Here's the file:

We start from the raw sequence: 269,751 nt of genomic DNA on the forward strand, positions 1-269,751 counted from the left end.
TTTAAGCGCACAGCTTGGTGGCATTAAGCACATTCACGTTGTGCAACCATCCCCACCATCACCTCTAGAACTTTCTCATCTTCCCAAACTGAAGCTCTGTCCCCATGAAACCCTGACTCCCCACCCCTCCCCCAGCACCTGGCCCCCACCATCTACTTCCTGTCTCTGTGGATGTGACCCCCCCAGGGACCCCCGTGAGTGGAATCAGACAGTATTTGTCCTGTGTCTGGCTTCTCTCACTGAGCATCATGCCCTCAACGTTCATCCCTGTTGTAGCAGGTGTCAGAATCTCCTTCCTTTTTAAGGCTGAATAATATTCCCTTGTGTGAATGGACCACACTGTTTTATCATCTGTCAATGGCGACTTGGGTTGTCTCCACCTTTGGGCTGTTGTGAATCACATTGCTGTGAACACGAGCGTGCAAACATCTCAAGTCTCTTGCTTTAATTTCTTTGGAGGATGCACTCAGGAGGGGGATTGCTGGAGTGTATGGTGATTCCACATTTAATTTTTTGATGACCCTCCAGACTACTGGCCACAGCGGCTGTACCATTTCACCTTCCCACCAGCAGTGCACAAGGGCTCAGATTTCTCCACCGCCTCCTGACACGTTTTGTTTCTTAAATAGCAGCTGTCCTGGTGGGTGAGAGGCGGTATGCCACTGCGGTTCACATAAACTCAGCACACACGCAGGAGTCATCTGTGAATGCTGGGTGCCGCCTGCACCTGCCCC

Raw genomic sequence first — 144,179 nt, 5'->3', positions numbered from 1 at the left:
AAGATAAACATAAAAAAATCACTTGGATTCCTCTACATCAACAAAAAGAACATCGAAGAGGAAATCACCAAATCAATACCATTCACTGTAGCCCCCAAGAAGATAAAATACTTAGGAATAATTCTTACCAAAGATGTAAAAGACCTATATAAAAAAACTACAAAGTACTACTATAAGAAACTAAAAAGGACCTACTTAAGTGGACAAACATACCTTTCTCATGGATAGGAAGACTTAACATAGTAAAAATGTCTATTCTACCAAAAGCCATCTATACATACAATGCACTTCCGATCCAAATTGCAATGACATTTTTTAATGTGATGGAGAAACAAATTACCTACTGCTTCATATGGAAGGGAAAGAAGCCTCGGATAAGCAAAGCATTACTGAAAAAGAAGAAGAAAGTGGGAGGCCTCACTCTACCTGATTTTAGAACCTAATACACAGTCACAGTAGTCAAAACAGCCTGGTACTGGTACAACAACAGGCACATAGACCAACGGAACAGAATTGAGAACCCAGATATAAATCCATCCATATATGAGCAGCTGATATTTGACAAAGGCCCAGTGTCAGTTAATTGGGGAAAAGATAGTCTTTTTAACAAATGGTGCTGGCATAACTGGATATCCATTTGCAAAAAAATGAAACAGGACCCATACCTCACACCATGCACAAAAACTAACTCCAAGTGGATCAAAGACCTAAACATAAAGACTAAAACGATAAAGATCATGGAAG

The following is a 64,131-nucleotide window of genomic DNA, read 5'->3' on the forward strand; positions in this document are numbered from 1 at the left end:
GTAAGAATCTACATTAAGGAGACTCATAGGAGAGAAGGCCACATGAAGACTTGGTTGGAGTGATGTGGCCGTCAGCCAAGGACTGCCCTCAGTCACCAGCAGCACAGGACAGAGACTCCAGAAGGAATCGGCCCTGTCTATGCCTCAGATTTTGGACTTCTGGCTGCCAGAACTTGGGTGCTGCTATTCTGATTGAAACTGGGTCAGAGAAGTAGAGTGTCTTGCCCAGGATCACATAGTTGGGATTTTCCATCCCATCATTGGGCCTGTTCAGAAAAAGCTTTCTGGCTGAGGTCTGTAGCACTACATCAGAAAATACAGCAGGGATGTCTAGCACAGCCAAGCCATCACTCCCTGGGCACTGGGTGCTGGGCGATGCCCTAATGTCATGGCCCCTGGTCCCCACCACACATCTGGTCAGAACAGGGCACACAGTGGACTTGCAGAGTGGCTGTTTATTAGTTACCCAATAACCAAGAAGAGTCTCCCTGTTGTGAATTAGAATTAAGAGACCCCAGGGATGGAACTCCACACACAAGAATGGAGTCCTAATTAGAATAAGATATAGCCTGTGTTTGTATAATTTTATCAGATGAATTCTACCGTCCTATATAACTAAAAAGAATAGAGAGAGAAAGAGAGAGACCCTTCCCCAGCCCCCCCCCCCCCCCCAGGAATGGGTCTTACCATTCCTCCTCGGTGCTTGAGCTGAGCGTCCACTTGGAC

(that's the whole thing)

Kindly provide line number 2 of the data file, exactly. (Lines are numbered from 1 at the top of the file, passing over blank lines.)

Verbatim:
TTTAAGCGCACAGCTTGGTGGCATTAAGCACATTCACGTTGTGCAACCATCCCCACCATCACCTCTAGAACTTTCTCATCTTCCCAAACTGAAGCTCTGTCCCCATGAAACCCTGACTCCCCACCCCTCCCCCAGCACCTGGCCCCCACCATCTACTTCCTGTCTCTGTGGATGTGACCCCCCCAGGGACCCCCGTGAGTGGAATCAGACAGTATTTGTCCTGTGTCTGGCTTCTCTCACTGAGCATCATGCCCTCAACGTTCATCCCTGTTGTAGCAGGTGTCAGAATCTCCTTCCTTTTTAAGGCTGAATAATATTCCCTTGTGTGAATGGACCACACTGTTTTATCATCTGTCAATGGCGACTTGGGTTGTCTCCACCTTTGGGCTGTTGTGAATCACATTGCTGTGAACACGAGCGTGCAAACATCTCAAGTCTCTTGCTTTAATTTCTTTGGAGGATGCACTCAGGAGGGGGATTGCTGGAGTGTATGGTGATTCCACATTTAATTTTTTGATGACCCTCCAGACTACTGGCCACAGCGGCTGTACCATTTCACCTTCCCACCAGCAGTGCACAAGGGCTCAGATTTCTCCACCGCCTCCTGACACGTTTTGTTTCTTAAATAGCAGCTGTCCTGGTGGGTGAGAGGCGGTATGCCACTGCGGTTCACATAAACTCAGCACACACGCAGGAGTCATCTGTGAATGCTGGGTGCCGCCTGCACCTGCCCC